Although it has some weaknesses and could not be recommended to an avid birder, thus far it doesn`t sound unsuitable for the casual birdwatcher being concise and simple with handsome, if not always entirely utilitarian, illustrations. However, the chosen arrangement of species has sabotaged what might have been a useful, if limited little book and rendered it near useless as a field guide. The birds are organised neither taxonomically nor by similarity, but by habitat. In the introduction the author explains that The most obvious habitat you think of for the species is where you`ll find them!. This sounds simple enough, but presupposes that a novice birder must already know what the species is for how else may they divine its obvious habitat? Even the experienced birdwatcher will have problems decoding the logic of some decisions. For example, Hoopoe, Wryneck and Short-toed Lark are located in the section on coastal birds. To be fair, whilst this isn`t really their favoured habitat, it is where most of them are actually found in the Britain. However, by the same token Icterine, Melodious and Barred Warblers ought to be in the same section, but they`re to be found under woodlands.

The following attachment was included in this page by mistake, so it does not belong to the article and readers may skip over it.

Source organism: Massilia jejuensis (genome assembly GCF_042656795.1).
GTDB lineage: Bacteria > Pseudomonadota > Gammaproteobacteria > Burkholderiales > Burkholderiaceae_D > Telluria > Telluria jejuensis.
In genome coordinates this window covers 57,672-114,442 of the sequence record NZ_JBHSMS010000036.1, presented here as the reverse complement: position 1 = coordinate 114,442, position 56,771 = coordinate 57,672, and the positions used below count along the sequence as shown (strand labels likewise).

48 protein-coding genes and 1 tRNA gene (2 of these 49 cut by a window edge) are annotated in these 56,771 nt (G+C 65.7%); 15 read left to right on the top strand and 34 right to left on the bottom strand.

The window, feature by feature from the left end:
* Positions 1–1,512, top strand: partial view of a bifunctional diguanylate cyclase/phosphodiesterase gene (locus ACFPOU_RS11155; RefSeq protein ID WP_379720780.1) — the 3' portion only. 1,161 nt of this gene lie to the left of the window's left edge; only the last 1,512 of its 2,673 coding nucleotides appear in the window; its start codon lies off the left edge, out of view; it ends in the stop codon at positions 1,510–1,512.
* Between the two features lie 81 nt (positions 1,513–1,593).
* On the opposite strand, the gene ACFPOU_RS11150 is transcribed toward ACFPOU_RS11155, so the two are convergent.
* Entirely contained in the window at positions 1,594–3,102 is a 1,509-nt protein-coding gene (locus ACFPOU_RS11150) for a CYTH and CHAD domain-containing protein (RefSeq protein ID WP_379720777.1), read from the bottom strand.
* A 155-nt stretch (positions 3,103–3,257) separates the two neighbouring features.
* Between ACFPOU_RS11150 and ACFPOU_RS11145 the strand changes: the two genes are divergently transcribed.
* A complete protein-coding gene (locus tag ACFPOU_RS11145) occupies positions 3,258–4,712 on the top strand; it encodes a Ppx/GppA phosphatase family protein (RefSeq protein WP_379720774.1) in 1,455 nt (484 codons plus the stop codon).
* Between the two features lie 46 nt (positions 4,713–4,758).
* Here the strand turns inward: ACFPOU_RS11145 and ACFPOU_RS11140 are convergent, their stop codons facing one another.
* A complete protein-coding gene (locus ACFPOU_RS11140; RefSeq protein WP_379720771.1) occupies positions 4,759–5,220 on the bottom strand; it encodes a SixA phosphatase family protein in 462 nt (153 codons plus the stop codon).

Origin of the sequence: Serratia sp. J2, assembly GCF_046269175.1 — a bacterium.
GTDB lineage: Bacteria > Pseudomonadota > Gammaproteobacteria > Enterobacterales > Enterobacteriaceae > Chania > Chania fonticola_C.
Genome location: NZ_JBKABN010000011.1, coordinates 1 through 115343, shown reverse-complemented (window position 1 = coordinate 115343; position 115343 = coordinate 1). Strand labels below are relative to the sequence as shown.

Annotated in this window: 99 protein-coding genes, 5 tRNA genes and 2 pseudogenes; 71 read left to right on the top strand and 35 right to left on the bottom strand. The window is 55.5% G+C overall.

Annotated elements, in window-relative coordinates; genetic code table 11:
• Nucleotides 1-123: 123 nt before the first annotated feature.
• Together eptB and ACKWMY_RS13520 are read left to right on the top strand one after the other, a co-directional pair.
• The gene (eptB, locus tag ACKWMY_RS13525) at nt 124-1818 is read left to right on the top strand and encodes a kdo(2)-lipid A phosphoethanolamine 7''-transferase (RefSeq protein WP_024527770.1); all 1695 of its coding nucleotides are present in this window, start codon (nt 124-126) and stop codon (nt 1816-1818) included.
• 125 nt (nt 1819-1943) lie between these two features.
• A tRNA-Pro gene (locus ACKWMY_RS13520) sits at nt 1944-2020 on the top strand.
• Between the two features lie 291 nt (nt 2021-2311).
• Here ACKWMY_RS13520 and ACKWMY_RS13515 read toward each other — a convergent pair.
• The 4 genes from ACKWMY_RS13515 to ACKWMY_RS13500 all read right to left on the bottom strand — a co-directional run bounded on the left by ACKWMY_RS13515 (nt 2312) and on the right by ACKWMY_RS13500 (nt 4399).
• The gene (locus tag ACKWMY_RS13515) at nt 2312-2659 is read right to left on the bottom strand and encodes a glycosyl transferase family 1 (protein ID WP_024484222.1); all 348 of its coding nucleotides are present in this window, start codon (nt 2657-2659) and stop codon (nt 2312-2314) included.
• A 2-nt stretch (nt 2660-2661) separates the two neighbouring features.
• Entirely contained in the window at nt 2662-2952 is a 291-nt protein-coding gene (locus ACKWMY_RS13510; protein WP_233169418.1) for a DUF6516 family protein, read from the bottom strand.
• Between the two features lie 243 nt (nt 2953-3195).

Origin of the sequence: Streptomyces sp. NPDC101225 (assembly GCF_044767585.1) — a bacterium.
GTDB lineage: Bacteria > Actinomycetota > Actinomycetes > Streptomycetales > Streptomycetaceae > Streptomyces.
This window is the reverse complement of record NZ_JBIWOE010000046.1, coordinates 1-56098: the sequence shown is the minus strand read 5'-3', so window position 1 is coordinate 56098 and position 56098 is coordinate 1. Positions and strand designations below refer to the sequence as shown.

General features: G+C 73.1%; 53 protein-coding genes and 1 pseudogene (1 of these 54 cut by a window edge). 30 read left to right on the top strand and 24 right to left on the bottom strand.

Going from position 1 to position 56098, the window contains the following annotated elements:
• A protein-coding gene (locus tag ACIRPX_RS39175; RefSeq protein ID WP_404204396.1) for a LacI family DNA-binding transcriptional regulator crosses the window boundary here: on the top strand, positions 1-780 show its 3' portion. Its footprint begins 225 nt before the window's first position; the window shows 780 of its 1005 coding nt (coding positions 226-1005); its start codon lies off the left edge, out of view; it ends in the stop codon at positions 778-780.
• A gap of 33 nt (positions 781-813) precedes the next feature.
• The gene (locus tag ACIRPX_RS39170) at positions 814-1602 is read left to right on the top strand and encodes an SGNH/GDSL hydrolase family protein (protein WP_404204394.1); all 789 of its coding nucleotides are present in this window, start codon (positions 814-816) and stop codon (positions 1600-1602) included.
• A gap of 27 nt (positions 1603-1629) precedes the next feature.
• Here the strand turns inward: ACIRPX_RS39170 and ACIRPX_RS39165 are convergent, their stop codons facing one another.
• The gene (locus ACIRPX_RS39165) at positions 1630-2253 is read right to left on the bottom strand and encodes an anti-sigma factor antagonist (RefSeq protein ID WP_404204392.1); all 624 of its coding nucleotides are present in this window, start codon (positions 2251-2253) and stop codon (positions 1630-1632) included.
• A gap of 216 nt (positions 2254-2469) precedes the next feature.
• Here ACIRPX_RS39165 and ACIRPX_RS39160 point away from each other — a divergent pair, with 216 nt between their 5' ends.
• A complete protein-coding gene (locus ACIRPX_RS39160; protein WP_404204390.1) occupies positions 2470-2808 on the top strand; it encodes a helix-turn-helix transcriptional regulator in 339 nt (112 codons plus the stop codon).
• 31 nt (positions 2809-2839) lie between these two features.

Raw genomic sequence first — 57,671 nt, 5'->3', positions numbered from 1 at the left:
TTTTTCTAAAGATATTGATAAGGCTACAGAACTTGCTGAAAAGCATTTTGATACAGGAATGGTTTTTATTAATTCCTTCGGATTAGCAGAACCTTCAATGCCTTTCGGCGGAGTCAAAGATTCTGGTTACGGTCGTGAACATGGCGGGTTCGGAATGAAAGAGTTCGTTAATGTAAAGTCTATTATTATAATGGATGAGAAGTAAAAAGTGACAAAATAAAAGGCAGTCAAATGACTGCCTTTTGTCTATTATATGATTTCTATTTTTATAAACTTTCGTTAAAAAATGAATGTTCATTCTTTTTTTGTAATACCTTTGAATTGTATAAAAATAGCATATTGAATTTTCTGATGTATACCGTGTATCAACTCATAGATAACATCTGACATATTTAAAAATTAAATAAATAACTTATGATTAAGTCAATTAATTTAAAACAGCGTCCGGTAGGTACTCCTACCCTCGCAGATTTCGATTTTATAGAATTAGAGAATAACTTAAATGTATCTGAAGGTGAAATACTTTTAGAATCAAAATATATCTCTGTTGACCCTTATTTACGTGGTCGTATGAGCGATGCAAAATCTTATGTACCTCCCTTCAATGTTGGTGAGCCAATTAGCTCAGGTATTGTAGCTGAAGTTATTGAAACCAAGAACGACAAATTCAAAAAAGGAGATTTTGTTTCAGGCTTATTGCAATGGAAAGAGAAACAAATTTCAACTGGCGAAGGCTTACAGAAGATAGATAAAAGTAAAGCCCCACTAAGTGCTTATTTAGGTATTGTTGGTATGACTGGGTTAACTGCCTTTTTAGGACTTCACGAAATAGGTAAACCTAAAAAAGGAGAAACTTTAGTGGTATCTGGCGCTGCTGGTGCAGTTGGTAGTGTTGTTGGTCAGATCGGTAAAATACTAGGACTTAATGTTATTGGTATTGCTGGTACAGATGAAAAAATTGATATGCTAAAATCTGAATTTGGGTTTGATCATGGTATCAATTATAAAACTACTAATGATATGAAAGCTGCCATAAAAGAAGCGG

The absurdity of this arrangement can be seen by the treatment of waders. These are split, sometimes arbitrarily, between sections coastal and wetland birds. Grey Phalarope is defined as a coastal bird whereas Red-necked is a wetland one. This also means that their species accounts are sixty pages apart, which hardly aids comparison. In contrast, being on the same page Little Ringed Plover and Ringed Plover can be compared, but only at the expense of defining the gravel-pit loving LRP as a coastal species. A result of this stupefyingly crass organisation, many species can only confidently be located by thumbing through the index and even when located are not conveniently treated together. Unfortunately, as noted above, the designation of confusion species doesn`t always tell the whole story so the observer may well be blissfully unaware of potential identification problems.
As an experienced birdwatcher
familiar with the taxonomic order I clearly have a bias against the novel arrangement used. However, when I field trialed it with a
group of novice birdwatchers, they too quickly spotted the inherent weaknesses in the guide. It is a pity that the publishers
themselves seem to have spent more time in the design studio than in the field. Had they done so then an attractive and moderately
useful book might have resulted.
Created: 17th May 2003